Prepare and Preserve Homemade Salsa

Salsa is one of the most popular condiments used today. Because of its popularity, many cooks want to prepare and can salsa at home.
Prepare and Preserve Homemade Salsa - Articles


Most salsa recipes are a mixture of low-acid foods like onions and peppers, and acid foods such as tomatoes or fruit. It's recommended to follow a USDA tested recipe if you'd like to preserve salsa rather than experiment with your own homemade recipe. The proportions of the tomatoes, peppers, herbs and other vegetables will determine which method of canning should be used. If the final pH of the salsa is less than 4.6, then the boiling water canning method can be used. However, if the mixture is less acidic, then pressure canning would be necessary.

It's important to note that canning salsa is not a good way to use overripe or spoiling tomatoes. Use only high quality tomatoes. Paste tomatoes, such as Roma, have firmer flesh and produce a thicker salsa. Large slicing tomatoes will produce a thinner, more watery salsa. Do not use tomatoes from dead or frost-killed vines. Poor quality or overripe tomatoes will produce very poor or unsafe salsa.

Below is a USDA tested salsa recipe which you can try. If you do not wish to preserve it, you can consume it as a fresh product. Store it for up to a week in the refrigerator or freeze it for up to one year.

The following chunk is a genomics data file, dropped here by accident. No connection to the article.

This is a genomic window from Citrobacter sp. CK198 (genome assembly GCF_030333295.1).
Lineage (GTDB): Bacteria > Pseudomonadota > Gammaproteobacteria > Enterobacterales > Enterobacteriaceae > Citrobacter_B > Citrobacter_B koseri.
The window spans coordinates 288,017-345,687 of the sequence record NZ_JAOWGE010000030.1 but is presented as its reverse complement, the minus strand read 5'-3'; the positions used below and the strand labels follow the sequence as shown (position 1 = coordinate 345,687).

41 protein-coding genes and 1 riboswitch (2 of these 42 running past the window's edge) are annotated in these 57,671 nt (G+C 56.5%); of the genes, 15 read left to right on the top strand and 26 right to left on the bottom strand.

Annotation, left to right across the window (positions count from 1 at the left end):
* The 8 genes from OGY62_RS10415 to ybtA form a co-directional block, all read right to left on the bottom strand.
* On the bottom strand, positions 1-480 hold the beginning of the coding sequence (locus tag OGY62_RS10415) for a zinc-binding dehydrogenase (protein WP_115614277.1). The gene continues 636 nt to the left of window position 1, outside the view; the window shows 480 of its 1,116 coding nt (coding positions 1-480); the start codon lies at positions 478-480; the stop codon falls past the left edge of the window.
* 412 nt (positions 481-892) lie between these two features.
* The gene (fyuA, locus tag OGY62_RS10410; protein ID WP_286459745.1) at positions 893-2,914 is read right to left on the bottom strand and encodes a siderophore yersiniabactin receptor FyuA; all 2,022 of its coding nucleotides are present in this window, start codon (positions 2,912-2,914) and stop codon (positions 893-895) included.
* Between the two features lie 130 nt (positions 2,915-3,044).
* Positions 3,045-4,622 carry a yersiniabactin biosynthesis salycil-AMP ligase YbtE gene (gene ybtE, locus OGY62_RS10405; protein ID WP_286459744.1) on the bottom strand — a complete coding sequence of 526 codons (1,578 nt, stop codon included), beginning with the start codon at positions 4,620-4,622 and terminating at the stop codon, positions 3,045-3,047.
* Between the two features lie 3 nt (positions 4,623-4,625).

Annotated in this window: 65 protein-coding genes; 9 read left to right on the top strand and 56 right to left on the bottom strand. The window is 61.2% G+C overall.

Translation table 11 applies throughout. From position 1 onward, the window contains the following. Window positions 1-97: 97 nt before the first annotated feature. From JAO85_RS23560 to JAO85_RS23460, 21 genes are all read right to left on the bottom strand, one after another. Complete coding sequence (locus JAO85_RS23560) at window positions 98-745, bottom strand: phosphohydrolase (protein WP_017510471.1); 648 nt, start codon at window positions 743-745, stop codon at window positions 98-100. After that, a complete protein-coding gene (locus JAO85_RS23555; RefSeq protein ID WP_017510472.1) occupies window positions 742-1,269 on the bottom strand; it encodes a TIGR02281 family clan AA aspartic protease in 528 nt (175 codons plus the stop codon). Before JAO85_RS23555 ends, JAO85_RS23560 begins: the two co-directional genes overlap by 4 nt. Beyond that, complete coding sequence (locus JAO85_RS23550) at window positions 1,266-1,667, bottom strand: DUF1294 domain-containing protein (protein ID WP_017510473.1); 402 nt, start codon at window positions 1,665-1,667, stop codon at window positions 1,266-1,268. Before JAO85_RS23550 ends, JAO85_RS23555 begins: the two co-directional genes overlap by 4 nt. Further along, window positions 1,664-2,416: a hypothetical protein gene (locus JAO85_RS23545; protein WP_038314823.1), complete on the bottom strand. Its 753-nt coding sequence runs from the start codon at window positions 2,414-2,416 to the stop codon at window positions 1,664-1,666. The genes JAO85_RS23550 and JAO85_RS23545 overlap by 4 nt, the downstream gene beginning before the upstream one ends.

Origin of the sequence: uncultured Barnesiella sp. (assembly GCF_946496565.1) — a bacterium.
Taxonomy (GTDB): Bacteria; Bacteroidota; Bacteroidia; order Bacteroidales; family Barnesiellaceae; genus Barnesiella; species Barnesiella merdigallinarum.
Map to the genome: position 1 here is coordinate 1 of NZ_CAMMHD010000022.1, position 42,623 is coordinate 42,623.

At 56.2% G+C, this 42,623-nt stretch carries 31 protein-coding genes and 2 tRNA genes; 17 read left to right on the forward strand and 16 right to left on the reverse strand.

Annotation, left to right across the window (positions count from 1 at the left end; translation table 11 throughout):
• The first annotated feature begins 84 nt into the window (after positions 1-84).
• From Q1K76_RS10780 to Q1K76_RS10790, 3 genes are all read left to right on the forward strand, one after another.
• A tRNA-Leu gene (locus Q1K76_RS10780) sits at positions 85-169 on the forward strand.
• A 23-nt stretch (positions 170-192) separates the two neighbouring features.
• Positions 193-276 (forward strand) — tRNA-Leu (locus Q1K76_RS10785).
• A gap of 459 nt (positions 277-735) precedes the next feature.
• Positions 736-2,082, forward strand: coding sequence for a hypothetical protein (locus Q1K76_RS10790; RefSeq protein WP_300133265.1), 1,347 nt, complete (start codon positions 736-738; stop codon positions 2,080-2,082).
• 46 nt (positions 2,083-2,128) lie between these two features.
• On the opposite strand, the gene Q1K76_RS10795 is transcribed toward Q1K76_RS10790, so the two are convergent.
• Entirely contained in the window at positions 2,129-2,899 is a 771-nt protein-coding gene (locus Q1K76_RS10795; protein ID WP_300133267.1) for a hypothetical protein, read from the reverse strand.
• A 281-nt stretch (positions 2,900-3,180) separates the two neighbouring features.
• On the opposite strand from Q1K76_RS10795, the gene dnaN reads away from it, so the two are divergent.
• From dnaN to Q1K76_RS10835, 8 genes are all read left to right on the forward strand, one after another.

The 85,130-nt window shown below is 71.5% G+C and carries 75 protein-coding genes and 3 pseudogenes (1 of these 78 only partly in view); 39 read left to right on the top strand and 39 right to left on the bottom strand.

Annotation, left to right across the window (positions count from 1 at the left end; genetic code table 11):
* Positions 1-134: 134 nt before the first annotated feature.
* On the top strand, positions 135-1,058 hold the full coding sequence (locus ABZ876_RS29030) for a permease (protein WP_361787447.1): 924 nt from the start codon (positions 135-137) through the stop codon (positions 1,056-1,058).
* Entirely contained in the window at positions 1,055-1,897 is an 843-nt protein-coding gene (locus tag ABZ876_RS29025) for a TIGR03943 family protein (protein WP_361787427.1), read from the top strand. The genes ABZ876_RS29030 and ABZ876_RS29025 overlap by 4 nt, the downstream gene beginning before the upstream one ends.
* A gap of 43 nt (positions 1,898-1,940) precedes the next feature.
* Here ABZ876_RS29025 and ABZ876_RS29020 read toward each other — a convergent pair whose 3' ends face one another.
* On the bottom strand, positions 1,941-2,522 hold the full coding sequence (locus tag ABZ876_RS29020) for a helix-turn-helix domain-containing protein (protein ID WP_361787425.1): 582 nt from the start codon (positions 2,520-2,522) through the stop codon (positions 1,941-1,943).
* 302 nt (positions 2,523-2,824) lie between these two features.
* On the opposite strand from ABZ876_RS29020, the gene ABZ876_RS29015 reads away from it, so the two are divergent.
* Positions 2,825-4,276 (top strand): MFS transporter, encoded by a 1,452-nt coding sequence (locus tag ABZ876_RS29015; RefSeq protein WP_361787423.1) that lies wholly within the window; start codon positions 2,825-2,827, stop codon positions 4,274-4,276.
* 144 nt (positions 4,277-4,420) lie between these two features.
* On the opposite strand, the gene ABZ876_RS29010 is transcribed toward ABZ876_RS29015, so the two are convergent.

Tomato/Tomato Paste Salsa

  • 3 quarts peeled, cored, chopped slicing tomatoes
  • 3 cups chopped onions
  • 6 jalapeño peppers, seeded, finely chopped
  • 4 long green chilies, seeded, chopped
  • 4 cloves garlic, finely chopped
  • 2 12-oz cans tomato paste
  • 2 cups bottled lemon or lime juice
  • 1 Tbsp. salt
  • 1 Tbsp. sugar
  • 1 Tbsp. ground cumin (optional)
  • 2 Tbsp. oregano leaves (optional)
  • 1 tsp. black pepper


7 to 8 pints

A word of caution

Wear plastic or rubber gloves and do not touch your face while handling or cutting hot peppers. If you do not wear gloves, wash hands thoroughly with soap and water before touching your face or eyes.


  • Peel, wash, and chop onions.
  • Wash tomatoes and dip in boiling water for 30 to 60 seconds or until skins split.
  • Dip in cold water, slip off skins, and remove cores.
  • Combine all ingredients in a large saucepan. Bring to a boil. Reduce heat and simmer for 30 minutes, stirring occasionally.
  • Fill hot salsa into hot jars, leaving ½ inch of headspace.
  • Remove air bubbles and adjust headspace, if needed.
  • Wipe rims of jars with a dampened, clean paper towel.
  • Adjust lids.
  • Process pint jars in a boiling water bath for 15 minutes.